“A little water clears us of this deed:
How easy is it, then!”
Oh, that Lady Macbeth . . . She was a troubled gal. Well, she might have been a bit more than that, but we’ll save our literary analyses for another day. This post is about Edgar; however, Lady Macbeth’s disturbingly blithe comment seems apt.
Yesterday we attended King Richard’s Faire–a colorful, visceral Renaissance fair nestled in the woods of eastern Massachusetts–and to say that Edgar attracted attention might be one of the most profound understatements I’ve made in recent memory.
After a series of torrential downpours the night before and that morning, the grounds at the fair had miniature lakes interspersed throughout, and these small bodies of water proved more than a little tempting for Edgar.
He bonded with one in particular and spent nearly an hour splashing, scooping, and preparing mud pies. He was covered from waist to feet in mud–and he never looked happier. Five people asked to photograph him, one woman told him he was her favorite person ever, and dozens asked if he were auditioning for one of the shows.
But there were a fair number, mainly folks with young children, who said to their sons and daughters as they passed and stared amazed at their comrade in childhood, “Don’t even think about it!”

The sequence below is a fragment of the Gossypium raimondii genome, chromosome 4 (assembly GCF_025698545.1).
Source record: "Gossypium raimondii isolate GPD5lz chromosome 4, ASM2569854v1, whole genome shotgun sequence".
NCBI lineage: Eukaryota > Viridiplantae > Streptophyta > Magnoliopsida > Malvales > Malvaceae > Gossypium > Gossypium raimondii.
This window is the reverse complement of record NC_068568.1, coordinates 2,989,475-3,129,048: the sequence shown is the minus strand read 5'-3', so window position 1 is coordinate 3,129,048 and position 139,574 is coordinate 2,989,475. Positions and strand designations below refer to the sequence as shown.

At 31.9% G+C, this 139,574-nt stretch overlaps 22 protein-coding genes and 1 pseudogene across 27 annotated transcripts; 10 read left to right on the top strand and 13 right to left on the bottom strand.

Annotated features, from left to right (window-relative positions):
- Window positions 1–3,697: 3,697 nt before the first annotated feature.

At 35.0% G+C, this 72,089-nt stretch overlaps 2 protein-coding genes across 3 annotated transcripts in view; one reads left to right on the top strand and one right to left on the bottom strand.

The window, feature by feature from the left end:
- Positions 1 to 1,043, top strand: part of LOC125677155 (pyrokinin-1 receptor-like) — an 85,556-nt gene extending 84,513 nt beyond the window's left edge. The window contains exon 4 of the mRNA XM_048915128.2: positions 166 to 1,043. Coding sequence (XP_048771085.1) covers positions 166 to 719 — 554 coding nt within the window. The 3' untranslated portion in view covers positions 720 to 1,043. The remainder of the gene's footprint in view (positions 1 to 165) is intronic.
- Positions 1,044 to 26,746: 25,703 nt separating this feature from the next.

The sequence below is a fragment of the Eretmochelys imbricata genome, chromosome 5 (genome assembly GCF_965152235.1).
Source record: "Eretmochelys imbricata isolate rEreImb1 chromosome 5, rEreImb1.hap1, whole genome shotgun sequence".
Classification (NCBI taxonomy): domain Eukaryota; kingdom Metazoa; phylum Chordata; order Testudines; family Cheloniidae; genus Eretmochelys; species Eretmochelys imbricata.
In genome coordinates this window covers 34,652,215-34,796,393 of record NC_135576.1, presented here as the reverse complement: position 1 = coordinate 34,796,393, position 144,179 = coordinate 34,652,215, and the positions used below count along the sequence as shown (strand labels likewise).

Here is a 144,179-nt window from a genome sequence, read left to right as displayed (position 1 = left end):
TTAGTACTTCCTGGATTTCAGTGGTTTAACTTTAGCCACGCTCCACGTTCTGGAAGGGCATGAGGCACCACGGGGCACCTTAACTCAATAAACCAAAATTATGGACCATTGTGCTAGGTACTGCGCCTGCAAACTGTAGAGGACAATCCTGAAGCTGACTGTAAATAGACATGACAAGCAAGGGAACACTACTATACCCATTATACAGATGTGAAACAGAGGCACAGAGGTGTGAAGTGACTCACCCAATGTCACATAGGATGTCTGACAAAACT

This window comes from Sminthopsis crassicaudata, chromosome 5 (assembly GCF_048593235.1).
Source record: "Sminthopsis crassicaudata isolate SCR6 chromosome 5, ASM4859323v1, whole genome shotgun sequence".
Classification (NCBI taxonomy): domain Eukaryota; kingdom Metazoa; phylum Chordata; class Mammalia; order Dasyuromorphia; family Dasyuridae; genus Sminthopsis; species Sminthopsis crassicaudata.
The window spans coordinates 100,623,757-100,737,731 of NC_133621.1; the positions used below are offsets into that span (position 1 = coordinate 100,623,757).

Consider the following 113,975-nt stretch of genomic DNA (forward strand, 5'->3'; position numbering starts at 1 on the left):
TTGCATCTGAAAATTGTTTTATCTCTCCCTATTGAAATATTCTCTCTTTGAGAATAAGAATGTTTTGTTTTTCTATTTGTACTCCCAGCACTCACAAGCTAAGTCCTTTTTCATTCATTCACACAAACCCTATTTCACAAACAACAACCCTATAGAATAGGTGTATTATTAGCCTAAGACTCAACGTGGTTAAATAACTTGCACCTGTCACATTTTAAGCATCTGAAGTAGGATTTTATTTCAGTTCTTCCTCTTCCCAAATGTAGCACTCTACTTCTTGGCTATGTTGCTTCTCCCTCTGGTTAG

And as I stood ten feet away, observing and eating too much kettle corn, I wondered why these children couldn’t “even think about it.” In fact, I wondered why they couldn’t join him. Granted, this kind of mud play isn’t for everyone (Oscar and August come to mind). But there are plenty who would bask in it–literally and figuratively–and they were scurried away.
Less than 12 hours later, Edgar’s shirt, shorts, and shoes–not to mention Edgar himself–are as squeaky clean as anything can be, and he has a memory (and provided one for others) that will last a lifetime.
There are times, of course, when this sort of engagement with the elements is not feasible, but a Renaissance fair, where there is nothing but time to allow your senses to feast, seems to be the perfect opportunity.
Maybe the parents who moved their children quickly past my son yesterday afternoon had good reasons for not wanting their children to play in the mud; but if they didn’t, well . . . I’ll end this sentence here and leave you with an image instead:
Unencumbered childhood joy–completely pure and completely harmless. Something to think about.